Reviewed by: Mia J. Burruss
Everyone is familiar with a hunch, intuition, and/or perception. Each is intangible and involuntary, but most people rely on them every day. Cole Sear’s intuition is live and in color. His sixth sense breaks down the veil that seems to exist between the natural and the spiritual realm and it terrifies him. This is a gift that Cole does not want and one in which no one can seem to help.
Dr. Crowe (Bruce Willis) is an award-winning psychologist whose comfortable life is darkened when he meets with a former patient whom he failed to help. Because of his failure, he becomes obsessed with helping Cole Sear, a boy who can “see dead people.”
Writer/director M. Night Shyamalan creates great suspense by slowly unfolding the facts in this story. Like fearful thoughts that invade one’s head in the middle of the night, “Sixth Sense” creeps along quietly and stealthily with sudden surprising outbursts.
As Dr. Crowe, Willis lacks the range of emotion needed to communicate the doctor’s personal torment with failure and his new obsession with helping Cole. Anna Crowe, the doctor’s wife (Olivia Williams), is unfortunately not used to her potential by the director. Instead of crafting lines, Shyamalan uses a camera shot of an anti-depressant drug to show Anna’s emotional despair.
Willis may be the box office ringer, but the star of this movie is Cole (Haley Osment). Audiences may recognize Osment as “Forrest Junior” in “Forrest Gump”. Cole is withdrawn, but clearly conveys that he really is only scared and wants help. His portrayal captivates the audience and generates sympathy. Cole’s vulnerability is intensified because he is a child. If adults get scared at things that go bump in the night, how much more should this young child be terrified at the things that only he can see?
Lynn is Cole’s working-class mother (Toni Collette). As a single mother facing this challenge alone, Lynn says she prays to God for answers about her son’s problems but doesn’t know how to get any answers. Collete brings softness to her character, showing her own vulnerability and frustration in trying to keep life “normal” for Cole.
Cole often seeks sanctuary in the Catholic church when haunted by these dead people. Dr. Crowe figures out how Cole can cope with this “gift” and live a normal life. The choice not to visually overload the audience with computerized ghosts, rivers of blood and other special effects was a wise one by Shyamalan. It forces the audience to use their imagination, which can be much more frightful than the normal “gore feast” to which audiences have become dulled.
Shyamalan seems to be on his own search for answers to the question, “What happens to human spirits once they die?” A surprising twist ending will leave you thinking about this movie and replaying certain scenes in your head. Only once was God’s name taken in vain. There is very little profanity throughout the film and there is only partial nudity. The most disturbing aspect of this movie is how it promotes occult activities such as interaction with “dead spirits.” According to the Bible, the dead know nothing of this world. From a Christian perspective, these spirits would be known as familiar spirits rather than human spirits once alive and now in limbo.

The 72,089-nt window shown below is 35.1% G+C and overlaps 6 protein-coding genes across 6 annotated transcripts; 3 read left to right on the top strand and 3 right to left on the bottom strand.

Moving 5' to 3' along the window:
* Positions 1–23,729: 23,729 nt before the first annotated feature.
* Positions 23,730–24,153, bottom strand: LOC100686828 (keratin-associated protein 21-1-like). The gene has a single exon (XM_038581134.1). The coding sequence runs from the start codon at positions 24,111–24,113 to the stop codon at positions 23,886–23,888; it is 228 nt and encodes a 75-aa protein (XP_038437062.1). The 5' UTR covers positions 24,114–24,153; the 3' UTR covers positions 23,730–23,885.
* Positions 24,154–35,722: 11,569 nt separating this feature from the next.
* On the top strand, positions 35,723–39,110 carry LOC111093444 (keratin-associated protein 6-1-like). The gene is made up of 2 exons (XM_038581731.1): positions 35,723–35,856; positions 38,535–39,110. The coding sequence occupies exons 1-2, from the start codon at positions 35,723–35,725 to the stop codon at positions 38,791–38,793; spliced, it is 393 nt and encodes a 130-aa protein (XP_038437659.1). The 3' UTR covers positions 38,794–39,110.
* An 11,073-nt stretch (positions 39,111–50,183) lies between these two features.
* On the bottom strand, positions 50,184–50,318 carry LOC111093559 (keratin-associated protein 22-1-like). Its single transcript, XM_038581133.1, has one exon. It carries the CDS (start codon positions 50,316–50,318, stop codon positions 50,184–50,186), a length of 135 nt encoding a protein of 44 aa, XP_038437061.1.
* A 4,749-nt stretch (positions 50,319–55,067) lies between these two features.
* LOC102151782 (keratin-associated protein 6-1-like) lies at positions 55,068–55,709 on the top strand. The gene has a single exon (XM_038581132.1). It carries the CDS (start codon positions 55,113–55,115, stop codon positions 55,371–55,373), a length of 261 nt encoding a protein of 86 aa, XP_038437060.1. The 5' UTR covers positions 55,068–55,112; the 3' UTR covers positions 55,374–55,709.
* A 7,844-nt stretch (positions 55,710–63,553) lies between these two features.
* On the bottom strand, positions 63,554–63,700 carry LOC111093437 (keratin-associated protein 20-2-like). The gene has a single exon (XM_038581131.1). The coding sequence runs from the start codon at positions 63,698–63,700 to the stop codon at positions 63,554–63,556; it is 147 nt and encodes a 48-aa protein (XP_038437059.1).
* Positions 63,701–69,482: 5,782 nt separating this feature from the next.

The idea that the dead can communicate with the living is what keeps psychics in business. Interestingly, a popular television magazine program recently featured a story on a man formerly diagnosed as a schizophrenic who claims to be able to contact spirits of dead humans. His clients pay a minimum of $200 per hour to contact their dead relatives. The nation of Israel was instructed not to consort with mediums and people who consorted with any spirit other than that of God’s Spirit. “Regard not them that have familiar spirits, neither seek after wizards, to be defiled by them: I am the Lord your God.” (Leviticus 19:31)
In the New Testament, the rich man who treated Lazarus the beggar poorly asked Abraham if Lazarus could be sent back to warn his family about hell. Abraham’s reply was, “If they do not hear Moses and the prophets, neither will they be persuaded though one rise from the dead.” (Luke 16:20-31). Put this same rich man in the context of “Sixth Sense” and he would have roamed the Earth trying to get this message to his brothers before his final passage from the land of the living.
In the gospel of John, Jesus told His disciples that He wouldn’t leave them alone but He was going to send the Holy Spirit who would lead them into all truth. The Bible says to test the spirit by the Spirit (1John 4:1). For Christians, all spiritual prompting, leading and communication should come from God. Anything else is a counterfeit. The “sixth sense” according to the Bible is being led by the Holy Spirit or walking in the Spirit of God. The Bible says that whosoever believes in the scriptures and on Jesus can line their lives up with godly living and expect to be directed by the Holy Spirit.